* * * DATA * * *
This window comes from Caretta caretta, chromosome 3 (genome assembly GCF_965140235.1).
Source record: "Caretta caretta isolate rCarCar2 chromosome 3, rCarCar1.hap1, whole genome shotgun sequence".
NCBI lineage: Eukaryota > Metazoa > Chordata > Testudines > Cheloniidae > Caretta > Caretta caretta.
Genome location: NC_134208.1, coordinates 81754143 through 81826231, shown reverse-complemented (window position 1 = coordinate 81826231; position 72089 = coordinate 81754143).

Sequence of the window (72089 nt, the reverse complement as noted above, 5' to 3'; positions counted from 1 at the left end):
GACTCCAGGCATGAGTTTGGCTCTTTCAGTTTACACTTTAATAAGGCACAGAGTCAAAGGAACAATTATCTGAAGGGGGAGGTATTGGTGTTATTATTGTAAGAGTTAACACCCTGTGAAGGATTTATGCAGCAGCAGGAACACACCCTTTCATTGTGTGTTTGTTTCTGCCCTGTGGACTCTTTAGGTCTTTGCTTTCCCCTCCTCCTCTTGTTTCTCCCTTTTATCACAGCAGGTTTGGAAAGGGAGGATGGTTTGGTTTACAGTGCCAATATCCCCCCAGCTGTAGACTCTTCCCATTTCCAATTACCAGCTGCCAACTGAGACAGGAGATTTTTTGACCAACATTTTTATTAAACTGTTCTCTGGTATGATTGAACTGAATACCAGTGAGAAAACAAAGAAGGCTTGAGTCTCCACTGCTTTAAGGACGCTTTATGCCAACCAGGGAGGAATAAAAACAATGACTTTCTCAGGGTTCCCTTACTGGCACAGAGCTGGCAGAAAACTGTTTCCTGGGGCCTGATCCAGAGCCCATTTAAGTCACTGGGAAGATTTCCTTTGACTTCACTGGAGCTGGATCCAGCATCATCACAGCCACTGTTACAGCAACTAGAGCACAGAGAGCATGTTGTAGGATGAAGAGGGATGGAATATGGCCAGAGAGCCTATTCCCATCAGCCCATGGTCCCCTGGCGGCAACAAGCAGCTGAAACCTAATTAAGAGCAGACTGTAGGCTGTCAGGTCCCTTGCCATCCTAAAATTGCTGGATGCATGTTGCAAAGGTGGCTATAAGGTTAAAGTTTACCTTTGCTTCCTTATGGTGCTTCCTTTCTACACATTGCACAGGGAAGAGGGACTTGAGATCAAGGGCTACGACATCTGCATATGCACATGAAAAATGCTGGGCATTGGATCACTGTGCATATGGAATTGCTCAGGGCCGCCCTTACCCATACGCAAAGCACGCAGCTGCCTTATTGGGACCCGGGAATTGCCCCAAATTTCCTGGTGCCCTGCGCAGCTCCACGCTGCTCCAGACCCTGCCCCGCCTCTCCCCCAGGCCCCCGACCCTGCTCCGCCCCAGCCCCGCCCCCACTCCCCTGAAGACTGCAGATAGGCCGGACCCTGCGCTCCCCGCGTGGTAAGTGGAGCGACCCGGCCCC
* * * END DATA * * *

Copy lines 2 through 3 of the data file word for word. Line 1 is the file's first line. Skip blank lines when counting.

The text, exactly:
Source record: "Caretta caretta isolate rCarCar2 chromosome 3, rCarCar1.hap1, whole genome shotgun sequence".
NCBI lineage: Eukaryota > Metazoa > Chordata > Testudines > Cheloniidae > Caretta > Caretta caretta.